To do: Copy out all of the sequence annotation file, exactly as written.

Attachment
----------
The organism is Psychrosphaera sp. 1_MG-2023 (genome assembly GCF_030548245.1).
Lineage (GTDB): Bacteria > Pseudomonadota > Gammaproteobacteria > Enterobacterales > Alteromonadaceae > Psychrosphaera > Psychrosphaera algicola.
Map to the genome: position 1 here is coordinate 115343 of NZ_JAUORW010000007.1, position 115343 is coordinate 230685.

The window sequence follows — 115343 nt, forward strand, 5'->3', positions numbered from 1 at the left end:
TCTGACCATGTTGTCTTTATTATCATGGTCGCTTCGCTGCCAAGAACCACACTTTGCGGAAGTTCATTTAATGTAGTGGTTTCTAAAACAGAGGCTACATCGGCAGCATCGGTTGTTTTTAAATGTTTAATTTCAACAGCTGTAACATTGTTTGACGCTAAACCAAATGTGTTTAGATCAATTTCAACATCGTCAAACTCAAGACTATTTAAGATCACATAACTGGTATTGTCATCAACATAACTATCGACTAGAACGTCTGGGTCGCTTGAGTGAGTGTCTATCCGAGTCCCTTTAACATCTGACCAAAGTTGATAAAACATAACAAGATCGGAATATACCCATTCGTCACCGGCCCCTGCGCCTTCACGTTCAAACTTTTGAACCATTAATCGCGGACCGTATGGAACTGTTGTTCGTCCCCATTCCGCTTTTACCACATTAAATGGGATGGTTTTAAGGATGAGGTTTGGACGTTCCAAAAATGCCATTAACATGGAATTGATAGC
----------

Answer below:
The organism is Psychrosphaera sp. 1_MG-2023 (genome assembly GCF_030548245.1).
Lineage (GTDB): Bacteria > Pseudomonadota > Gammaproteobacteria > Enterobacterales > Alteromonadaceae > Psychrosphaera > Psychrosphaera algicola.
Map to the genome: position 1 here is coordinate 115343 of NZ_JAUORW010000007.1, position 115343 is coordinate 230685.

The window sequence follows — 115343 nt, forward strand, 5'->3', positions numbered from 1 at the left end:
TCTGACCATGTTGTCTTTATTATCATGGTCGCTTCGCTGCCAAGAACCACACTTTGCGGAAGTTCATTTAATGTAGTGGTTTCTAAAACAGAGGCTACATCGGCAGCATCGGTTGTTTTTAAATGTTTAATTTCAACAGCTGTAACATTGTTTGACGCTAAACCAAATGTGTTTAGATCAATTTCAACATCGTCAAACTCAAGACTATTTAAGATCACATAACTGGTATTGTCATCAACATAACTATCGACTAGAACGTCTGGGTCGCTTGAGTGAGTGTCTATCCGAGTCCCTTTAACATCTGACCAAAGTTGATAAAACATAACAAGATCGGAATATACCCATTCGTCACCGGCCCCTGCGCCTTCACGTTCAAACTTTTGAACCATTAATCGCGGACCGTATGGAACTGTTGTTCGTCCCCATTCCGCTTTTACCACATTAAATGGGATGGTTTTAAGGATGAGGTTTGGACGTTCCAAAAATGCCATTAACATGGAATTGATAGC